It’s now a principle of photography: Images created to demean or deny the humanity of others will, with the passage of time, become understood as evidence of the prejudices and inhumanity of their makers and their intended audience. Curator Tanya Sheehan makes this point in her essay in Double Exposure: Pictures with Purpose, the latest volume in the Smithsonian National Museum of African American History and Culture’s series of books on the history of photography. Writing about racist stereographs of African Americans that were created for, and circulated among, whites in the early 1900s, Sheehan notes that the pictures “ultimately reveal more about whiteness than blackness, insofar as they express white anxieties about ‘others.’”
Pictures with Purpose contrasts these white supremacist images with photographs made by and for African Americans from the advent of photography through the post-Civil War period. It looks at the photographs created by black professional photographers from the early days of daguerreotypes onward, and the role photographs played in celebrating black families and achievement, and in challenging the way mainstream society depicted African Americans. There are images of well-known figures such as Frederick Douglass, who is believed to be the most-photographed person of the 19th century, W. E. B. Du Bois, Mary Church Terrell and Booker T. Washington; portraits of prominent politicians, community leaders, lawyers and soldiers; and vernacular images collected by African Americans, including portraits of Southern black elites from a collection of cartes-de-visite and cabinet cards assembled by a doctor in Nashville, Tennessee. These vernacular collections, note curators Laura Coyle and Michèle Gates Moresi, are “valuable today because they help restore people to their rightful place in history. At the same time, they challenge assumptions that black communities in the late nineteenth and early twentieth centuries were impoverished and socially inferior.”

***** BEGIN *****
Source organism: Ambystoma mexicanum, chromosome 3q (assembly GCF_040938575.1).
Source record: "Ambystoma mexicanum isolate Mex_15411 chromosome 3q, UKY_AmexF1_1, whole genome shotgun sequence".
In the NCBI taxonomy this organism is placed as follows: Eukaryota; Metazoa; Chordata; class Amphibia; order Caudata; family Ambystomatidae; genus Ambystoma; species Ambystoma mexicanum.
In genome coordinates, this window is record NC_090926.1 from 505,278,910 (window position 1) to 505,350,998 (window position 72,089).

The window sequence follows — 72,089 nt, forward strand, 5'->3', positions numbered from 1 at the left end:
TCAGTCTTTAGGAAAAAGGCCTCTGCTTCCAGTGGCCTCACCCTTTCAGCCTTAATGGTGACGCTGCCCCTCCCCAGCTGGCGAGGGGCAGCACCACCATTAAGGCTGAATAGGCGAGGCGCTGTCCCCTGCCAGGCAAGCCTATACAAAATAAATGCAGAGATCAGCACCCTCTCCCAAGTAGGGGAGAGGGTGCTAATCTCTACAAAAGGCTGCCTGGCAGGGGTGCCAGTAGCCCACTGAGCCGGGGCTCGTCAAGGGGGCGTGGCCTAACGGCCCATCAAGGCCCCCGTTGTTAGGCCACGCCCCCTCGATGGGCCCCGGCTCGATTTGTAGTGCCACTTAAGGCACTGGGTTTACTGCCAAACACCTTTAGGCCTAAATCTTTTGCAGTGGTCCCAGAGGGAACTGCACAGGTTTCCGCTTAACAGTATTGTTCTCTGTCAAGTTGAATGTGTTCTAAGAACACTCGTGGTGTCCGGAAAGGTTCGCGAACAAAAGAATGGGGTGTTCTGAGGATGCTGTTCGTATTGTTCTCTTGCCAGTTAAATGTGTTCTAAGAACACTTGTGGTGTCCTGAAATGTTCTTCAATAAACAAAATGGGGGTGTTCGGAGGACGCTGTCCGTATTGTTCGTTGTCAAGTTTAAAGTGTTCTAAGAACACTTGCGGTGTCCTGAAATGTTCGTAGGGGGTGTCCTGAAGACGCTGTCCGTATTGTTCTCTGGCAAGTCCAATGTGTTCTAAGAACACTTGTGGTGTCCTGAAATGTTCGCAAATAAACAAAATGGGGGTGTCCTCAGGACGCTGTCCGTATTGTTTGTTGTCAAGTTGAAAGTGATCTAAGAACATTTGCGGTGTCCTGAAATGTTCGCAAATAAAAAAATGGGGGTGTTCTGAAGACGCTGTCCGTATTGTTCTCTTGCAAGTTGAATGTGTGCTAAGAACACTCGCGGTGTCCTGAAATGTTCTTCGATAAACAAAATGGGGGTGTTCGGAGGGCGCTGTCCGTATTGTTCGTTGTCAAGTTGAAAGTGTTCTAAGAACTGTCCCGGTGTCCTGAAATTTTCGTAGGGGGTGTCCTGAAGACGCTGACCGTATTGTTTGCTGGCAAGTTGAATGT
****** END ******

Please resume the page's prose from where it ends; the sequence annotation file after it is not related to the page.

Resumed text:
Throughout the book, the work and perspective of black photographers is emphasized for its importance both to African American communities of their time, and also to history. An image of a sharecropper made by Cornelius M. Battey, for instance, is particularly striking. It depicts the man, a former slave, as “poor yet dignified,” Coyle and Moresi write. The image offered Battey’s black audiences an “artful remaking of the stereotypical image of the Old Negro.”
This latest installment in the Double Exposure series of accessibly priced photographic history books is a great introduction to the earliest photographs in the museum’s collection, and to the ways photographs by and of African Americans operated early in our country’s history.
Double Exposure: Pictures with a Purpose, Early Photographs from the National Museum of African American History and Culture
By Tanya Sheehan, Michèle Moresi and Laura Coyle
D. Giles Ltd